The first strategic masterplan
Ibadan City Masterplan
CategoryClimate change & environment
Proof of concept
Mitigating the impacts of climate change
This award was received for the development of the first strategic city-wide masterplan for the city of Ibadan, Nigeria.
Ibadan is regularly affected by flooding which over time has increased in severity. In the absence of a plan to guide its future, Ibadan was unable to respond adequately. In order to address this issue, Oyo State Government, with support from the World Bank, commissioned the city’s first strategic plan.
- For the first time in Ibadan, there is a plan that provides a framework to identify combined needs and a programme for infrastructure.
- The plan provides a much needed strategy that raises the quality of life of its residents and creates opportunities for a thriving business environment.
- Through the plan local capability has been achieved through capacity building training. Those who have the responsibility for delivering the masterplan now have the necessary knowledge and ability to implement it.
Shifting perceptions of the area
How and why did the project benefit the public?
Stakeholders, which included community group representatives from across the city, were approached as soon as the project was initiated. This was to make it clear that stakeholders were an integral part of the planning process and demonstrate that the plan is one that is owned by the people of Ibadan.
The adoption of a plan provides clarity and certainty to residents and businesses on their premises. While land in Nigeria is ultimately all owned by the State (with some exceptions), a strategic plan confirms to communities the areas that will be redeveloped, regenerated and where future expansion will take place.
This provides a means to confirm security of tenure and ensure that they invest and maintain their properties. The plan also confirms the strategy in infrastructure provision needed to support local communities and ensures that they are well aware of what will be provided.
It promotes reuse and refurbishment of the built environment as a priority and supports it with a strategy to enhance the local skills base so that the community itself can drive this forward.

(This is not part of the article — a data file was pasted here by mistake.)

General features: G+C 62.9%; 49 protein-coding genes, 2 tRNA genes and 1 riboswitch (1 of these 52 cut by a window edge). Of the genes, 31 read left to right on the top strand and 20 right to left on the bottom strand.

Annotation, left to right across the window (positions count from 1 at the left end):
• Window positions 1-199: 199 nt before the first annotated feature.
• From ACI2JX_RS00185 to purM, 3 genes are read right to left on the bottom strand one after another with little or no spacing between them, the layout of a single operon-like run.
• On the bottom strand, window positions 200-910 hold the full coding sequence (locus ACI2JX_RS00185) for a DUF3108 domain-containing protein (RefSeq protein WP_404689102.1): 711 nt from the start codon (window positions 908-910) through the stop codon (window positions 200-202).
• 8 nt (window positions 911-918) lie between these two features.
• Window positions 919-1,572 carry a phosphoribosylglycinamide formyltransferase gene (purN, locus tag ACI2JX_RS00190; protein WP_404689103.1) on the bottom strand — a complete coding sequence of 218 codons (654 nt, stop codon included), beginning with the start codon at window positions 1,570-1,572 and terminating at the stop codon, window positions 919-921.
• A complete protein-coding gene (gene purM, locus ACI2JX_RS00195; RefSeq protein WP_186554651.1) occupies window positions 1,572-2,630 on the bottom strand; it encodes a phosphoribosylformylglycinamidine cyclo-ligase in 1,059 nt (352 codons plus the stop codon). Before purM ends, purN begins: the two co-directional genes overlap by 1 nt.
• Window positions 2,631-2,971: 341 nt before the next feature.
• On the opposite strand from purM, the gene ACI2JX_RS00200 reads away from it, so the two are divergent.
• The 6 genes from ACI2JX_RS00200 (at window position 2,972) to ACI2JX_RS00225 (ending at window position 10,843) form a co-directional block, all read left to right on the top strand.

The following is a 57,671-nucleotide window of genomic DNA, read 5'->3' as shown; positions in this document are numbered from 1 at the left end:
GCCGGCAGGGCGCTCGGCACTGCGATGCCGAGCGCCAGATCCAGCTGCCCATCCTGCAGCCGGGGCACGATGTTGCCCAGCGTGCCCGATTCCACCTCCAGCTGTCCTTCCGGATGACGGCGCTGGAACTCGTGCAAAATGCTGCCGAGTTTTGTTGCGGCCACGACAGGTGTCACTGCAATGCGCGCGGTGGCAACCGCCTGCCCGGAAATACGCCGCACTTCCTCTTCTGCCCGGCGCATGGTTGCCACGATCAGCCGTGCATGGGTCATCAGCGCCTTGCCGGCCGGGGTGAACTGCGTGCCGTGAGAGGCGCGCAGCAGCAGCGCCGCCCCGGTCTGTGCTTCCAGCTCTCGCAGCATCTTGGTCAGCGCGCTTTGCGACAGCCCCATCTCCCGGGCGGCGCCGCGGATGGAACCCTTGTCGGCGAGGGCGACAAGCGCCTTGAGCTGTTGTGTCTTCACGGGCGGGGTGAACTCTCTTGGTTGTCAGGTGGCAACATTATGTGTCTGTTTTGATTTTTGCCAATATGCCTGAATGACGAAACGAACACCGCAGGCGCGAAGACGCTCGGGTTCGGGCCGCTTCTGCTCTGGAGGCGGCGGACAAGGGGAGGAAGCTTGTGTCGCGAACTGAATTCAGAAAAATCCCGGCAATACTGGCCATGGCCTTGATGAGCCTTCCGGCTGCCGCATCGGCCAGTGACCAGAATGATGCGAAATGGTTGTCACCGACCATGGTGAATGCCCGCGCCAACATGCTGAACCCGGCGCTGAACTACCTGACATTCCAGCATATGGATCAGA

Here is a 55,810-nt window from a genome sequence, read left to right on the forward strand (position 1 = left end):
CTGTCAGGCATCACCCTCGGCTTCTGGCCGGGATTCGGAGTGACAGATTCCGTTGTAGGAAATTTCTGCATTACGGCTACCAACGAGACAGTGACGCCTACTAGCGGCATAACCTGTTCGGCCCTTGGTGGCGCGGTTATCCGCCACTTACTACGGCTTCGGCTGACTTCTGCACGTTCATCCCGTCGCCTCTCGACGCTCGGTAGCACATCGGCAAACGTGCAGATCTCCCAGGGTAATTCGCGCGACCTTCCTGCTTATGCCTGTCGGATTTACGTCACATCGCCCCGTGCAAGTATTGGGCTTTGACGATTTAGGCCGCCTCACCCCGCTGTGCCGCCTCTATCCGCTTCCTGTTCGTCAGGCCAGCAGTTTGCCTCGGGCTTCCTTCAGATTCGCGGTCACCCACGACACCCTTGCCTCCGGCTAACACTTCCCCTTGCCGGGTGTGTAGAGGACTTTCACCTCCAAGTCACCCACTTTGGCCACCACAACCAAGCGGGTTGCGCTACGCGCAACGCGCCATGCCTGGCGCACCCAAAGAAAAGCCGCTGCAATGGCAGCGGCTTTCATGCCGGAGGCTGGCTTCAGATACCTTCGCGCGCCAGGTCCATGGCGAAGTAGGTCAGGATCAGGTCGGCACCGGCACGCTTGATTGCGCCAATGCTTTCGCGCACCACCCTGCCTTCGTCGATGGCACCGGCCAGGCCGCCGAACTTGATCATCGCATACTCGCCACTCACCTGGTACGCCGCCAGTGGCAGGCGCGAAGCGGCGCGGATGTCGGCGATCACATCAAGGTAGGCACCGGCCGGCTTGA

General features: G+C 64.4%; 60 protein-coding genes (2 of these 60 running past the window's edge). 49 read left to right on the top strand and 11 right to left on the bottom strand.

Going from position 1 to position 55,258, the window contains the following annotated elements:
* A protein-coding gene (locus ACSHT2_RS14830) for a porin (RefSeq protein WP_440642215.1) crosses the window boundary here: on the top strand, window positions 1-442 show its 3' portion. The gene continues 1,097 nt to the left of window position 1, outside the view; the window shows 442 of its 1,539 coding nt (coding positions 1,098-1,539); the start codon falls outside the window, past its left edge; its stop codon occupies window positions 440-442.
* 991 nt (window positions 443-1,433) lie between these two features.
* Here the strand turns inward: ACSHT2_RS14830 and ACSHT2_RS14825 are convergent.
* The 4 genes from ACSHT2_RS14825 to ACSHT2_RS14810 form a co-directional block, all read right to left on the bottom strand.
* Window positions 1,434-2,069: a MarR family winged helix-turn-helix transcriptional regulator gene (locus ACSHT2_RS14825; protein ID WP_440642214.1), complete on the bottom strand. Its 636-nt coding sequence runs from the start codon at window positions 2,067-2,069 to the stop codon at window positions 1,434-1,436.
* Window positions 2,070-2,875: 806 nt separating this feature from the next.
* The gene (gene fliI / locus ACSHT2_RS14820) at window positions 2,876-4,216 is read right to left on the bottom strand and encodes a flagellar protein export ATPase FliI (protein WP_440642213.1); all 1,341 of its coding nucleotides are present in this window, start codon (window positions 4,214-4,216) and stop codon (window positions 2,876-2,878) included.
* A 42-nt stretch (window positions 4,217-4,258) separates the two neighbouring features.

The plan provides a strategy for economic development, which includes the identification of employment growth sectors. This will ensure there is equitable access to employment opportunities city-wide and encourages local wealth generation.
What were local planners hoping to achieve on the project?
- To protect the existing and proposed urban areas from flood risks.
- To protect the natural environment and recognise the wider benefits of the ecology, which include improving air quality and protecting biodiversity.
- To promote the city’s economy by developing new industries and providing strategic sites for the development of new business opportunities, as well as supporting the local tradition of street trading.
- To improve the overall physical connectivity of the city, both internally and with the neighbouring regions, with sustainable modes of transport.
- To ensure that any new planned development improves social cohesion and causes minimal disruption to existing communities during implementation.
- To guide the direction of growth and ensures that sufficient land is available to accommodate the projected population growth to 11.6 million.
- To protect Ibadan’s rich culture and heritage through policies that promote restoration and repair of historic buildings and sites.
Justifying the need
How were local planners essential to the project’s success?
This was a complex project and critical to its successful delivery was the collaboration of four groups of planners. Through the development of these strong relationships, the planners were able to coordinate with all stakeholders, working with them to address their individual needs and ensure they kept to the project brief and vision.
These four groups included the local office in Ibadan, which was staffed with local planners who were able to offer their local and cultural insight into Ibadan, the planners at the World Bank, who oversaw the process and provided guidance to both Client and Consultant teams.
The Client team at Oyo State Government’s Bureau of Physical Planning and Development Control, were able to successfully engage with the Governor, the House of Assembly, State Government ministries, community groups, NGOs, the academic community, students and businesses, bringing them on-board to ensure their involvement in the process.
Finally, a London based consultant team of international experts, led and managed the development of the strategy, maintained momentum over the 18 months of the project’s development,
On occasion there were more than 100 professionals involved in this project. Crucially planners led the project and ensured that the outputs of the teams were coordinated and that the project was delivered within the agreed 18 month timeframes.